Udemy is building an open marketplace for education

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Udemy Is Building an Open Marketplace for Education

Education on your terms. That's the promise of Udemy, an online education platform that aims "to help anyone learn anything."

According to Udemy's Director of Customer Support, "Anybody can create or host a course, and sell the course through Udemy. So we're able to bring together those with the knowledge and expertise, and those that want to learn."

Udemy is one of a handful of businesses trying to upend traditional education methods with MOOCs. No, not these kind of mooks.

A MOOC, or massive open online course, aims to bring all the experience of a college class online to millions of people who can learn at their own speed.

The idea has caught on with lots of major universities, which are releasing courses online through programs like Coursera or edX.

But Udemy's scope goes beyond the classroom: the site hosts video courses from college professors, but also professionals and industry experts as well.

It's probably easiest to think of Udemy as an education marketplace; anyone with skills to teach can sell their expertise directly to students through Udemy.

Udemy CEO Dennis Yang says Udemy's on-demand classes can supplement a traditional education program with the work and life skills.

Yang told Bloomberg, "The actual skills, how we operate on a day-to-day basis in the job market is changing way too fast for the education system to keep up."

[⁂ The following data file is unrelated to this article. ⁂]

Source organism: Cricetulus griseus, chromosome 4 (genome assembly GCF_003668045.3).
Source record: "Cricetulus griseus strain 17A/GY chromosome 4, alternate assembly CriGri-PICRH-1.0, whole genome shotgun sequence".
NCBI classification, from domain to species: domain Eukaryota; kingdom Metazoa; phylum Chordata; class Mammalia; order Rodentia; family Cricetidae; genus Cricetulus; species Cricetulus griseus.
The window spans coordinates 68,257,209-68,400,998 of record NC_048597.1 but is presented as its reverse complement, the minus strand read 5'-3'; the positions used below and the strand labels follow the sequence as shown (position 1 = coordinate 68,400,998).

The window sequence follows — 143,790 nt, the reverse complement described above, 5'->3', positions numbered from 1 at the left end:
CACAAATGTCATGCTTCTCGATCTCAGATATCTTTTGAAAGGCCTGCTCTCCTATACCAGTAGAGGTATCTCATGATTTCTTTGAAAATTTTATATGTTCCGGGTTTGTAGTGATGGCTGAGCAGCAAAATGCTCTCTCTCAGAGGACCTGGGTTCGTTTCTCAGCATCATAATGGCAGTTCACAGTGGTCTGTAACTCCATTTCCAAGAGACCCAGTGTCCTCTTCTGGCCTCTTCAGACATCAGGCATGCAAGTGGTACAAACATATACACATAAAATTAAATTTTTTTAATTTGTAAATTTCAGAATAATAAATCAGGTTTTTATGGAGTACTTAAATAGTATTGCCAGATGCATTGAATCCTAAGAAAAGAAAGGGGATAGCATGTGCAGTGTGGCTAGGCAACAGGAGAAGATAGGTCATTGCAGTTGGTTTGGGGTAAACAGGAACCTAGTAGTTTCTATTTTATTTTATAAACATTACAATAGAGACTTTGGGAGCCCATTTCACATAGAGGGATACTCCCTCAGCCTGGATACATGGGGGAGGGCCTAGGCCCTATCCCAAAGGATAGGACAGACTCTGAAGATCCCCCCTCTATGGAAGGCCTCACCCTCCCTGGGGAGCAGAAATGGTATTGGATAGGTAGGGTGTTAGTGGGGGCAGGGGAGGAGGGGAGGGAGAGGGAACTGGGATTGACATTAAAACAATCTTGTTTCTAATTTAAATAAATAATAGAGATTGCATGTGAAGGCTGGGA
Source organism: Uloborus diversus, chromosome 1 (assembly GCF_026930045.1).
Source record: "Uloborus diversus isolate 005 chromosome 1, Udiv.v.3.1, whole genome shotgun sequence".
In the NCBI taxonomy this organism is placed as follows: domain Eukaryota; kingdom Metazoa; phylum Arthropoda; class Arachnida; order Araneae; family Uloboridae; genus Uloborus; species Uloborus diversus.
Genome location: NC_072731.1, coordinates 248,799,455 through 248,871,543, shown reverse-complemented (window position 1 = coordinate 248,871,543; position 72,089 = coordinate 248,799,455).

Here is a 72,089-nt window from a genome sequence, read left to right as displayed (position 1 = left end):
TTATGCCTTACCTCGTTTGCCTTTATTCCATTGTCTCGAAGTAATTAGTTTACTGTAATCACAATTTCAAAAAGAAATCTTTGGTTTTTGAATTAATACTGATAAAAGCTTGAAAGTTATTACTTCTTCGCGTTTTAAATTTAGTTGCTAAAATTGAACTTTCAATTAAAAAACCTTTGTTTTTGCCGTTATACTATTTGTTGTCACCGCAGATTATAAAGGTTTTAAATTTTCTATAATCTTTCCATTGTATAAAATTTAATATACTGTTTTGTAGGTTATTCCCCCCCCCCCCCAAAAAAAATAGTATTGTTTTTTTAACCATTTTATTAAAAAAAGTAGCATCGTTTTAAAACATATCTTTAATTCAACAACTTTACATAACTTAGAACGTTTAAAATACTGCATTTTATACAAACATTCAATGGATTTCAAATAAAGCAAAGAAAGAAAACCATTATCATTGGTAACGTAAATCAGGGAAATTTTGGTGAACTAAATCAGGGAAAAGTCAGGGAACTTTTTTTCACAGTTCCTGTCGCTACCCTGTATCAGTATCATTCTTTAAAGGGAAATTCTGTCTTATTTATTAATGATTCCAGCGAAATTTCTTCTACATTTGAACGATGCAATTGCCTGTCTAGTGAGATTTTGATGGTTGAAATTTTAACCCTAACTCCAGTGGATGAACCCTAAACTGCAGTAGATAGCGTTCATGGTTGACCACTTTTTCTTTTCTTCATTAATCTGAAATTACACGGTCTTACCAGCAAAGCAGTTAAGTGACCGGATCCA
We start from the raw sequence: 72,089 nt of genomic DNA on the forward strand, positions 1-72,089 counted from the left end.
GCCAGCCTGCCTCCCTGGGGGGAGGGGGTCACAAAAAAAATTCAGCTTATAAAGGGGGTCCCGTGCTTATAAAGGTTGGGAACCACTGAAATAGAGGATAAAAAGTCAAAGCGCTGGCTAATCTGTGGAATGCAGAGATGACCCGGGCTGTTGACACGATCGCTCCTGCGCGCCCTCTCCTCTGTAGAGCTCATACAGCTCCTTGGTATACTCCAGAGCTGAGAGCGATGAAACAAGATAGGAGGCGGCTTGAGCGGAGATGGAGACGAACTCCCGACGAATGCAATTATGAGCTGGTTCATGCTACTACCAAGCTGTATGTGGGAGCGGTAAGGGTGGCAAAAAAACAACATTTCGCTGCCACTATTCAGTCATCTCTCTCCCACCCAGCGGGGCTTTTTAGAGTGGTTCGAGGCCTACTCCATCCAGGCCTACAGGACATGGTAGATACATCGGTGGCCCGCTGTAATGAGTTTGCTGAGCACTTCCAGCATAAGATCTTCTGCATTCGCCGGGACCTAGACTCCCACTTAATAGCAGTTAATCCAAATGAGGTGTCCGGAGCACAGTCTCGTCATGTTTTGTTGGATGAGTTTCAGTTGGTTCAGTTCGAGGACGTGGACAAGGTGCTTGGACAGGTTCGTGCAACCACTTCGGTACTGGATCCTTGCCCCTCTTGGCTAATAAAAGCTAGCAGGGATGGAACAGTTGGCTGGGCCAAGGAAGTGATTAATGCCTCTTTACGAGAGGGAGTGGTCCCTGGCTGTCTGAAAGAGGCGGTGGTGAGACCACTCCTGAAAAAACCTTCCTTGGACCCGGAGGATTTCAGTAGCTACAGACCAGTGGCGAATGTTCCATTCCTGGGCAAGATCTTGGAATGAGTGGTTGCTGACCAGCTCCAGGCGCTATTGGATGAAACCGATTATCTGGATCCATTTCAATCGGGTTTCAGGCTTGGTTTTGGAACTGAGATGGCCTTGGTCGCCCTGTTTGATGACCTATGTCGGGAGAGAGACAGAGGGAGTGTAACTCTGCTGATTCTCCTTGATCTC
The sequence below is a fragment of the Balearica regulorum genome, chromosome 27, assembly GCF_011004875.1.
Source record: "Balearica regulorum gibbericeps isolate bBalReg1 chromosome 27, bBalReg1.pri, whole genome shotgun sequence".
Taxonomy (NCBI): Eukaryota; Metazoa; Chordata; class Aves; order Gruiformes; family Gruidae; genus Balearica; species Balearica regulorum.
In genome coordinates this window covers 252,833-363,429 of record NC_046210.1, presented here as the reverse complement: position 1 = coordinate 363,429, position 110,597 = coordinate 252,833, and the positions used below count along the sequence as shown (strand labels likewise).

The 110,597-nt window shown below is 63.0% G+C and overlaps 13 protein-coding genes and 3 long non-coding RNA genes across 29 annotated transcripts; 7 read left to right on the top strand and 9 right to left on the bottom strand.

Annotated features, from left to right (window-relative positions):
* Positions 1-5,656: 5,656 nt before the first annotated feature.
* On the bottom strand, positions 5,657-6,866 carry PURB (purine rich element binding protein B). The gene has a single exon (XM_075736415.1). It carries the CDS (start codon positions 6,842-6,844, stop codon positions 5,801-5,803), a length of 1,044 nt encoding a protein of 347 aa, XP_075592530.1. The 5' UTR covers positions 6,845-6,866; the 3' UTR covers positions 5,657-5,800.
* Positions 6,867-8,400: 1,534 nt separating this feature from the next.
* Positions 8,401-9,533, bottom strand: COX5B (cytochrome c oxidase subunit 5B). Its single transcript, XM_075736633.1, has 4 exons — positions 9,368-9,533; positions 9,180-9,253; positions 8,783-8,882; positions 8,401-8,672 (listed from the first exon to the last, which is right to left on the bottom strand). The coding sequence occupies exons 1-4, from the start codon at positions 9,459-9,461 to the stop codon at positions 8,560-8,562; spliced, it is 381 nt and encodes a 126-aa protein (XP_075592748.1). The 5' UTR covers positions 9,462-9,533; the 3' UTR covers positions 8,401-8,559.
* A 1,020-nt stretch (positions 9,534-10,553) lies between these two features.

The site boasts over 100,000 hours of video from more than 16,000 instructors.

And Udemy'ssyllabus is prettybroad.

Each topic has a library of video lectures organized into courses: browsing the Udemy site allows you to see a summary of each course, how long it will take you, who's teaching it and what other students have to say about it. There's even an option to take a five-minute preview of the course.

Signing up for a course is pretty painless: just register on the site and pay a one-time enrollment fee. Udemy allows each instructor to set their own price point: while some classes are free, others can cost anywhere from $30-$300.

Once you've enrolled, Udemy unlocks a series of video lectures broken up into chapters: you can watch them all in a row, or jump around from section to section. Some lectures come with additional downloadable material, and there's a discussion sidebar on each video for you to chat about the material with your fellow students.

But Udemy isn't just for students; if you've got something to teach people, Udemy can be a great platform to spread that knowledge.

Any Udemy user has access to the site's tools for setting up a course; once you've compiled together a curriculum of video lectures, Udemy will review the course and decide whether it's ready for publishing on their main site.

If you want more advice about publishing a class, there are a surprising amount of Udemy courses about setting up a Udemy course. Which is sort of uncomfortably meta.

One quick word of caution though; be sure you're committed to completing a course before spending money on it. Some research suggests only 10 percent of people who enroll in an online class actually manage to complete it.

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